Turkish organizations demand examination of artifacts in British Museum

Turkish organizations demand examination of artifacts in British Museum
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Call for an investigation follows recent revelations of theft within the institution.

Three prominent Turkish organizations have launched a petition demanding that artifacts of Turkish origin housed in the British Museum be meticulously examined for authenticity. The action is prompted by recent news of a significant theft within the prestigious institution.

The Friends of Asıklı Hoyuk Association, the Foundation for the Development of Cultural Awareness, and the History Foundation initiated the petition on Change.org to garner support for increased transparency and accountability in the protection of cultural and historical treasures.

The trio of organizations wrote an open letter to the British Museum's leadership, expressing their shock and concern at the theft and the apparent inadequacy of the subsequent investigation. "It is the right of the countries concerned to be informed of the list of stolen artifacts," the letter said, emphasizing the public's right to know if Turkish artifacts were among the stolen items.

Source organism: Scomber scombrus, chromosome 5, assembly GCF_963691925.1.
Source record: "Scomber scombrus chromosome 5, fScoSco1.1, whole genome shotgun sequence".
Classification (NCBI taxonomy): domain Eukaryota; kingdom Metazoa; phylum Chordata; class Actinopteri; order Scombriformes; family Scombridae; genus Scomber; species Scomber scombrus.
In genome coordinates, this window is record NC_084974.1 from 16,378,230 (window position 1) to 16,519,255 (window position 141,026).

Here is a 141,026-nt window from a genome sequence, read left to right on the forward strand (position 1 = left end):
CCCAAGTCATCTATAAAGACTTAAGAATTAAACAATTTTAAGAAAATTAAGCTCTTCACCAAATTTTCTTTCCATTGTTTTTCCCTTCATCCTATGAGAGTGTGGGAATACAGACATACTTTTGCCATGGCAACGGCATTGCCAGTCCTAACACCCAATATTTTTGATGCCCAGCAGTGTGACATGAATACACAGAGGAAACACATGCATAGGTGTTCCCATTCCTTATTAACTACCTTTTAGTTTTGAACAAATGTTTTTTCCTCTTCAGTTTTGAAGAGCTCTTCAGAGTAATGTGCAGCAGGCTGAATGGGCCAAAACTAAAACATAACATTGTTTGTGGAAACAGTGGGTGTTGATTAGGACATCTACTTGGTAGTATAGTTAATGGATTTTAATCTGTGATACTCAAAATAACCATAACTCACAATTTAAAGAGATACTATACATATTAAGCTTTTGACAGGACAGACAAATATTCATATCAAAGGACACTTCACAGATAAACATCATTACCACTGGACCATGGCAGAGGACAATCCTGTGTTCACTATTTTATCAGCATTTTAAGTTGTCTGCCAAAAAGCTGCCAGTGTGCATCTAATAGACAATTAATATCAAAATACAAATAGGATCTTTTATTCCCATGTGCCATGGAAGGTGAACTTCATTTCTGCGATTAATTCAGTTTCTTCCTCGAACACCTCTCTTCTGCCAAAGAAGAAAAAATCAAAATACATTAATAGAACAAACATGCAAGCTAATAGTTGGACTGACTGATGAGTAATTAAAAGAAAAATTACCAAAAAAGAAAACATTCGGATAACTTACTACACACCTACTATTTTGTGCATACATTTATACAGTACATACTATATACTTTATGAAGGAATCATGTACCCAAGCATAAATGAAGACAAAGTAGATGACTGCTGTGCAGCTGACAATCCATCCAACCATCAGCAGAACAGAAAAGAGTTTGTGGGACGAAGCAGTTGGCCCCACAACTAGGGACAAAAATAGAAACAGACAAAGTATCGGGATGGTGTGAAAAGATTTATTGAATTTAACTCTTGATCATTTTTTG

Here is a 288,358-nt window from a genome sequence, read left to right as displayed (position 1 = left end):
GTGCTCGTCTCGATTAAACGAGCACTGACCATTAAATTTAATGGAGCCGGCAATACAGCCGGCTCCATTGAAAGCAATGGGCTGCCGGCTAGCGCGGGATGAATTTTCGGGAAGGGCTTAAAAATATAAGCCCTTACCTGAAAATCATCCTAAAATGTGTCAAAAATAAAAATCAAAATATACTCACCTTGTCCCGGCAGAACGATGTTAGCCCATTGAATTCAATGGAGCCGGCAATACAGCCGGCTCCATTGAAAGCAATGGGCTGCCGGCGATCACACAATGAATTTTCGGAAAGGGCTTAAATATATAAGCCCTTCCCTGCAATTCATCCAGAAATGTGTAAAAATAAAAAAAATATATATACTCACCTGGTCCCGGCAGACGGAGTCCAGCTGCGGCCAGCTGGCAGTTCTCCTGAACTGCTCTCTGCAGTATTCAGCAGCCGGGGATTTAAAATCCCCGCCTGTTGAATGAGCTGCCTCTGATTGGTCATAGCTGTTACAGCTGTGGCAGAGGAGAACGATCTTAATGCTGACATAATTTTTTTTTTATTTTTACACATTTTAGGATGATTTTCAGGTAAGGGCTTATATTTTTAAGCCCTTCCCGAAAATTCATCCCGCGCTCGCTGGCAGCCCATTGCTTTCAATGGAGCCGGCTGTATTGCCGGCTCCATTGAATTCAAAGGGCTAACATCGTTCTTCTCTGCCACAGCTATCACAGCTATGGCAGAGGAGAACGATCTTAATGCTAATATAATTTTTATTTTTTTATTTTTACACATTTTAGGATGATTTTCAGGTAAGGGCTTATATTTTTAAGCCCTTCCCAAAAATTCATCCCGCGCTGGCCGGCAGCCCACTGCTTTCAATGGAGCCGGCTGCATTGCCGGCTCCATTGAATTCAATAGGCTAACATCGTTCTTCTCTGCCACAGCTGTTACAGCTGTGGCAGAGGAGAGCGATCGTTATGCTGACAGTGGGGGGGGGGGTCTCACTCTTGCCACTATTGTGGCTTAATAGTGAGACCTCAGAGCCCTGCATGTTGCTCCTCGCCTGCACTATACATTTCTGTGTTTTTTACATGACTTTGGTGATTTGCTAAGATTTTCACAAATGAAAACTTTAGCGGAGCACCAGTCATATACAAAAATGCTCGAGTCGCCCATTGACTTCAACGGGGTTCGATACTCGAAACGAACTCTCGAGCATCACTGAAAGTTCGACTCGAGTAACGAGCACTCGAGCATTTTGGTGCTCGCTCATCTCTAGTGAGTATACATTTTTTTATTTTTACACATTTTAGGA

The call for action follows the alarming revelation that the theft was only discovered when some stolen objects appeared for sale online. In light of these developments, the organizations call for a comprehensive review of all Turkish-origin artifacts in the museum's collection to verify their authenticity and ensure they are accounted for. They insist that the results be shared transparently with the authorized institutions of the countries involved.

It has come to light that of the more than 2,000 artifacts reported stolen from the museum, only 60 have been recovered. An additional 300 items have been located, leaving more than 1,600 artifacts unaccounted for.

The British Museum was plunged into controversy on August 16 after it was revealed that many artifacts stored in its warehouses had been stolen, lost, or damaged. Details of who was responsible or the exact number of missing items were not initially released. However, it was later revealed that approximately 2,000 artifacts were affected.

Peter Higgs, a curator at the museum for 30 years who specialized in Mediterranean cultures, Hellenistic sculpture, and artifacts, was fired in July and blamed for the incident. It was discovered that the thefts had been going on for several years, with some stolen items even appearing for sale on eBay.

As the scandal unfolds, calls for a thorough and transparent investigation of the artifacts intensify, and international eyes are now sharply focused on the British Museum's next course of action.